Students are not permitted to set-up and operate their own wireless routers in the residence halls. Please contact OTS Student Computing Services and we will evaluate your room for possible upgrades.
Hardware and Software Issues
How can I connect a game console to the ResNet?
You may simply plug your game console directly into the ResNet. The server will automatically recognize and adapt to your device. Or, you may configure your wireless console to connect to the tu-openaccess network.
Are there devices which I may NOT connect to the ResNet?
Yes. You may not connect a wired or wireless router to the ResNet. OTS reserves the right to review other devices on a case-by-case basis to insure that they do not cause problems on the ResNet.
What if my roommates and I have more than four devices to connect to the ResNet?
An additional switch may be connected to the existing switch mounted to your wall in order to increase the number of available ports; however, it is a good idea to use the same type of switch. The university will provide the additional switch in these cases. Direct your request to OTS Student Computing Services.
Will the use of file sharing programs interfere with my ResNet connection?
You bet they will. We strongly discourage the use of peer-to-peer file sharing programs. They represent the surest way to admit viruses, spyware and adware to your computer; and, you do not want to go there. Towson University is required to act on any copyright violations brought to our attention.
Is my network activity being tracked while I am connected to the ResNet?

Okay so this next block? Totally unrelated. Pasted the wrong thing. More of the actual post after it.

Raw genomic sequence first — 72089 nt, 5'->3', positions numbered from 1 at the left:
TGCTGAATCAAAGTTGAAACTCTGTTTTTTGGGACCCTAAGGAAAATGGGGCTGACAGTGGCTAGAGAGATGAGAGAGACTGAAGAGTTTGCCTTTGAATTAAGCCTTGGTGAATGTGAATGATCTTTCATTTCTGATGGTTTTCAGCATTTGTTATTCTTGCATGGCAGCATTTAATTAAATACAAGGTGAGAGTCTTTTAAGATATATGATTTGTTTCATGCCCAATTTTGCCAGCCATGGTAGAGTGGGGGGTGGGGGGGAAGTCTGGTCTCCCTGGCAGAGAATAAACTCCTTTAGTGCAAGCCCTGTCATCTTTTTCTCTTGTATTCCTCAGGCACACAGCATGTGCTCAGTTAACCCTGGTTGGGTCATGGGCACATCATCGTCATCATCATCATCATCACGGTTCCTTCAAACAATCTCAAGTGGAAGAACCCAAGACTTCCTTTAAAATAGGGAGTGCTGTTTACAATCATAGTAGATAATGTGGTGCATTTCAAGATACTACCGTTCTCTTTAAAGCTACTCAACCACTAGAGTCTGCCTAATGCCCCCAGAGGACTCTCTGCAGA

Not per se. As you might expect, OTS keeps an eye out for conditions that typically indicate malware attacks or illegal access. When such conditions arise, we do take a closer look in an effort to understand the causes and protect other users on the ResNet. If we identify a particular computer or floor as the source of a problem, we will block the device and attempt to contact affected users with advice on resolving the problem. Occasionally, OTS receives notification from official sources concerning illegal downloading and sharing of copyrighted media files. In such cases, we are required to take steps to identify the users involved and prevent further infringement.
What happens if I get caught illegally downloading copyrighted music?
The University regularly receives official complaints from copyright holders reporting violations of the Digital Millennium Copyright Act. In such cases, the University is legally bound to take action against offenders. For more information, consult the TU Copyright Awareness page. We recommend that anyone receiving a violation notice visit OTS Student Computing Services (Cook 35 or Towson Run 123), with their laptop, so we can assist in verifying that no copyrighted materials are being shared.
Why did a "This domain is blocked" page just open in my browser?
In 2013, Towson University began using OpenDNS services. Essentially, OpenDNS checks your URLs against a comprehensive database of known malware, phishing and bot-net domains. Also, when the University discovers websites that are designed to steal your NetID and password, we use this service to block them. If your computer tries to connect to one of these high-risk locations, OpenDNS will notify you.